Author Topic: Homebrewing class  (Read 1390 times)

Offline idris_arslanian

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Homebrewing class
« on: June 06, 2011, 08:58:25 AM »
I got roped into doing a Homebrew Class for the Hack Factory, which is a maker collective I belong to here in Minneapolis.  Has anyone ever done one of these before?  I have it taking up the whole afternoon, and I'd like to get both an Extract batch as well as an All-Grain completed in that time.  Too ambitious?  Using "How To Brew" as well as "Joy" as the basis for the curriculum and the wife is an Instructional Designer, so hopefully we can put together an informative class.

Topics I'm planning on covering:
-Sanitation
-Equipment
-Difference between extract & all grain brewing
-Mash process
-Boil
-Batch vs fly sparging
-Cooling & pitching
-Yeast starters
-Force carbonation vs bottle priming

Any comments subtractions or additions would be helpful.

Thanks!
The DTs Brewhouse - Northeast Minneapolis

Offline Slowbrew

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Re: Homebrewing class
« Reply #1 on: June 06, 2011, 09:14:48 AM »
I don't think I'd try to cover all-grain in the same class as extract brewing.  Seems like too much information at one time for most people to me.  I'd probably just mention it as a step you can take later if you find out brewing really interests you and give a quick overview.

Other than that, your list of topics seems pretty complete.

paul
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Offline denny

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Re: Homebrewing class
« Reply #2 on: June 06, 2011, 09:55:10 AM »
I agree with Paul.  Keep it simple, on point, and just cover the basics.  People are gonna be confused enough with extract brewing that you don't need to go into Ag now.  Save that for a later class and concentrate on the basics to get people making beer.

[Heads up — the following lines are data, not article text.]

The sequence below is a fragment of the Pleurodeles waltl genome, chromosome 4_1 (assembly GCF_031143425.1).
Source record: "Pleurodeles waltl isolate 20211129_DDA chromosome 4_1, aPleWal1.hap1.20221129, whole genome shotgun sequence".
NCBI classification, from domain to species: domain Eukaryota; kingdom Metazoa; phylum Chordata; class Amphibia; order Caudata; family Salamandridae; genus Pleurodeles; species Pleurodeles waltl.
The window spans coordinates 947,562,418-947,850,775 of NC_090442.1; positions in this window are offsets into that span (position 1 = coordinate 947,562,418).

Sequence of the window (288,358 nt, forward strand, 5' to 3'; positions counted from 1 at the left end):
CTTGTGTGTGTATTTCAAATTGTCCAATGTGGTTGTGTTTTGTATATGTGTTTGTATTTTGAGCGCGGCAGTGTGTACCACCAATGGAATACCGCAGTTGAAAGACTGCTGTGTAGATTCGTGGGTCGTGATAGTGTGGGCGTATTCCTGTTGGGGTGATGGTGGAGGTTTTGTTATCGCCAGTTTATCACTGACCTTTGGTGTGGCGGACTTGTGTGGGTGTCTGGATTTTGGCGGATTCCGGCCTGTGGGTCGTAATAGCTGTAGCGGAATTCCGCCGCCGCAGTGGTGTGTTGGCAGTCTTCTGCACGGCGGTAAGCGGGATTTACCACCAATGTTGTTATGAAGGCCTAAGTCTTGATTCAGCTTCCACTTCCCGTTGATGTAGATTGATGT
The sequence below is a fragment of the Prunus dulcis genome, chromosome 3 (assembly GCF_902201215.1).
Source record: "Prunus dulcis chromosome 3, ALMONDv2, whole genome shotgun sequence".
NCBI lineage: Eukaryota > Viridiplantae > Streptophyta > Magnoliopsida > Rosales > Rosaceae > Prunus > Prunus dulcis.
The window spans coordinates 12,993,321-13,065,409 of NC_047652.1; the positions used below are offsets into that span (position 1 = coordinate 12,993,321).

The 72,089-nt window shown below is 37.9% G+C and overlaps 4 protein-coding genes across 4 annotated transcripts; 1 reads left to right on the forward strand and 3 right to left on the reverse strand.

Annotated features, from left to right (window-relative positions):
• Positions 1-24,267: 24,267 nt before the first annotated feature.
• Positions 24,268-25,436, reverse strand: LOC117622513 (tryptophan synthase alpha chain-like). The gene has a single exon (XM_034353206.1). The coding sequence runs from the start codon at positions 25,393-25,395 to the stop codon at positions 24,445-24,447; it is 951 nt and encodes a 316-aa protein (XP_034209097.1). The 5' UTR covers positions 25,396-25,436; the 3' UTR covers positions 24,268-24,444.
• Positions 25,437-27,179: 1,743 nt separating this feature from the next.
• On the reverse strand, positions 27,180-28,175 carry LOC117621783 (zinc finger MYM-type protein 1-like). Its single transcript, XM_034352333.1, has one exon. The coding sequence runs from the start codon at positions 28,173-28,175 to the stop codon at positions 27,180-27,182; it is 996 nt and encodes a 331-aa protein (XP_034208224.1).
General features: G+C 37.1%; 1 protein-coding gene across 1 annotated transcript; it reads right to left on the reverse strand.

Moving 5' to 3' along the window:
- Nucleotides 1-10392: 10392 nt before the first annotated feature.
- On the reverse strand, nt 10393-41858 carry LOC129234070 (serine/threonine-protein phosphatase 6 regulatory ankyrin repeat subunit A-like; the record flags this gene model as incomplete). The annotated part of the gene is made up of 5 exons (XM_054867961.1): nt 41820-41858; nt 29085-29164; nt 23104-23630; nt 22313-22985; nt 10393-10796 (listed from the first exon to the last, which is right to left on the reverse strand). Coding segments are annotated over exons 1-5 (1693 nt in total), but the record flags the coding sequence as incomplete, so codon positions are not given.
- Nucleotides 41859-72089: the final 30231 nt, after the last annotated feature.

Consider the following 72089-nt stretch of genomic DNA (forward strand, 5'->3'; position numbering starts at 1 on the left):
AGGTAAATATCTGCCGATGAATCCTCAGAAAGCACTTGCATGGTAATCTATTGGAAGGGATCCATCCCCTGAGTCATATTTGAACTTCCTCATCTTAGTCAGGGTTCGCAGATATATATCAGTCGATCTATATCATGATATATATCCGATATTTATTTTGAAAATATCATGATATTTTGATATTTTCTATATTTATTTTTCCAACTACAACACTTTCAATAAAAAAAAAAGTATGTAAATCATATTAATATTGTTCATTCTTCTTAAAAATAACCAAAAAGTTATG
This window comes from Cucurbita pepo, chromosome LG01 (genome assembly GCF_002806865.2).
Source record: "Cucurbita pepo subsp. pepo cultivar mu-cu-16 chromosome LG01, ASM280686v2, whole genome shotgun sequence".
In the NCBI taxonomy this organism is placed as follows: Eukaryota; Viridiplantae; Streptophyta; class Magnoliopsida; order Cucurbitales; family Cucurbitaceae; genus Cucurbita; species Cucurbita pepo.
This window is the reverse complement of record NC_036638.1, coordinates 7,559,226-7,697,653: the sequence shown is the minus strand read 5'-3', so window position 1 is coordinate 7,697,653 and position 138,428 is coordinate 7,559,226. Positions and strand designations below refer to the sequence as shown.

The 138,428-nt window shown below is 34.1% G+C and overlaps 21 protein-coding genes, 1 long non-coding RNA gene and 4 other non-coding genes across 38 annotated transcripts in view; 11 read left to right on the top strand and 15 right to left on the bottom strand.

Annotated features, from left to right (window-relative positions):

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Offline idris_arslanian

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Re: Homebrewing class
« Reply #3 on: June 06, 2011, 10:48:33 AM »
Touche.  I wanted to go over enzymes and conversion temps a bit, but I could just incorporate that into explaining how they make the extract. 
The DTs Brewhouse - Northeast Minneapolis

Offline denny

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Re: Homebrewing class
« Reply #4 on: June 06, 2011, 10:52:42 AM »
Touche.  I wanted to go over enzymes and conversion temps a bit, but I could just incorporate that into explaining how they make the extract. 

Maybe enzymes, but personally I wouldn't muddy the waters with conversion temps.
Life begins at 60.....1.060, that is!

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Offline tomsawyer

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Re: Homebrewing class
« Reply #5 on: June 06, 2011, 10:54:57 AM »
You might want to look at Randy Mosher's Tasting Beer book, I'm going to teach a four session adult ed class for a local community college (homebrewing and beer appreciation) this fall and I may use it as a text and loosely follow that format.
Lennie
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Offline thomasbarnes

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Re: Homebrewing class
« Reply #6 on: June 06, 2011, 03:46:30 PM »
How big is the class, how much time do you have, and how experienced are the people you'll be teaching?